Animal Science Department


Date of this Version

January 2003


Published in 2003 Nebraska Swine Report, compiled by Duane Reese, Extension Swine Specialist, Department of Animal Science, University of Nebraska–Lincoln. Published by Cooperative Extension Division, Agricultural Research Division, and Institute of Agriculture and Natural Resources, University of Nebraska–Lincoln.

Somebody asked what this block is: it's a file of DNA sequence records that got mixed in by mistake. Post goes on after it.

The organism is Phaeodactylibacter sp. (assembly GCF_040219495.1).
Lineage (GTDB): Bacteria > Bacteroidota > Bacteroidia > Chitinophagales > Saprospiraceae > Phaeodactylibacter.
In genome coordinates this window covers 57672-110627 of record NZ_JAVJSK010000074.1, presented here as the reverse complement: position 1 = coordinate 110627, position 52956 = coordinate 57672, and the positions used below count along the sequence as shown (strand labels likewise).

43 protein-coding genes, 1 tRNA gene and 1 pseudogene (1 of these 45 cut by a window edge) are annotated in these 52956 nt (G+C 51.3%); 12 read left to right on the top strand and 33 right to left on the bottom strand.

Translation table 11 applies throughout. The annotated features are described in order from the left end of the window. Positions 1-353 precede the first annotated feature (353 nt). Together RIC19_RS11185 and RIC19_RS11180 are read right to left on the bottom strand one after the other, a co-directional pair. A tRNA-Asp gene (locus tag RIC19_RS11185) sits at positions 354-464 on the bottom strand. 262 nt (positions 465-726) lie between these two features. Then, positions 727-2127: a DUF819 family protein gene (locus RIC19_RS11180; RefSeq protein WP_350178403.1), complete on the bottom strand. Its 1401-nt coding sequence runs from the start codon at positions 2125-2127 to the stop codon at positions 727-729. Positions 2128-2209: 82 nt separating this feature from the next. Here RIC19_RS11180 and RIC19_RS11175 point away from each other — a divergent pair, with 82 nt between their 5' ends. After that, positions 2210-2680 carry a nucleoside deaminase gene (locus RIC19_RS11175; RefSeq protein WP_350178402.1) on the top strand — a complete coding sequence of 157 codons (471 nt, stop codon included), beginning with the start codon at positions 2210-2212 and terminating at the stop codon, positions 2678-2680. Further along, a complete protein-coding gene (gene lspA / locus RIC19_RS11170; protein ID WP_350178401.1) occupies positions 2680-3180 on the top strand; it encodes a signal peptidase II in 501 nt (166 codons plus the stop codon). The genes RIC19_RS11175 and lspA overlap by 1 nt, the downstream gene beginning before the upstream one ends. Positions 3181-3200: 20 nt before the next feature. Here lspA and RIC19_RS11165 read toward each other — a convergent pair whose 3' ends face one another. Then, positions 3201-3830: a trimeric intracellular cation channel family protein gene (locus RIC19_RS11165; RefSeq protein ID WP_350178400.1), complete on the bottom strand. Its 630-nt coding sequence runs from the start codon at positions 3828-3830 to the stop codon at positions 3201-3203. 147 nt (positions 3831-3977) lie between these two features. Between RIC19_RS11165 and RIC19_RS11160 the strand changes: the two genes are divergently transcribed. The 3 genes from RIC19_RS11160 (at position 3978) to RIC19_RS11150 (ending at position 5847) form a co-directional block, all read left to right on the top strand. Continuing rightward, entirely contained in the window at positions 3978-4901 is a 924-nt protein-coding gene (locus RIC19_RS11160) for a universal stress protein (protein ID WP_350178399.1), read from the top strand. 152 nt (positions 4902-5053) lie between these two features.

Economic analyses were performed on anaerobic digestion of manure from swine finishing operations. The main factors considered were facility size (1,000 head; 3,500 head; and 10,000 head) and method of financial support provided (cost-share program, no-interest loans, tax subsidies, and subsidized electrical sales). Installation of a digester system is a significant investment that is currently very difficult to justify economically to Nebraska producers based upon consideration of currently available income and expense estimates, regardless of facility size. Swine finishing operations looking to invest in this technology would benefit most from a no-interest loan or cost-share program – policies that relate directly to the capital cost incurred. Larger operations are more likely to place a value on odor control and would experience a lower unitized effective cost than smaller operations. The effective cost may still be unwieldy in an industry with tight profit margins, however.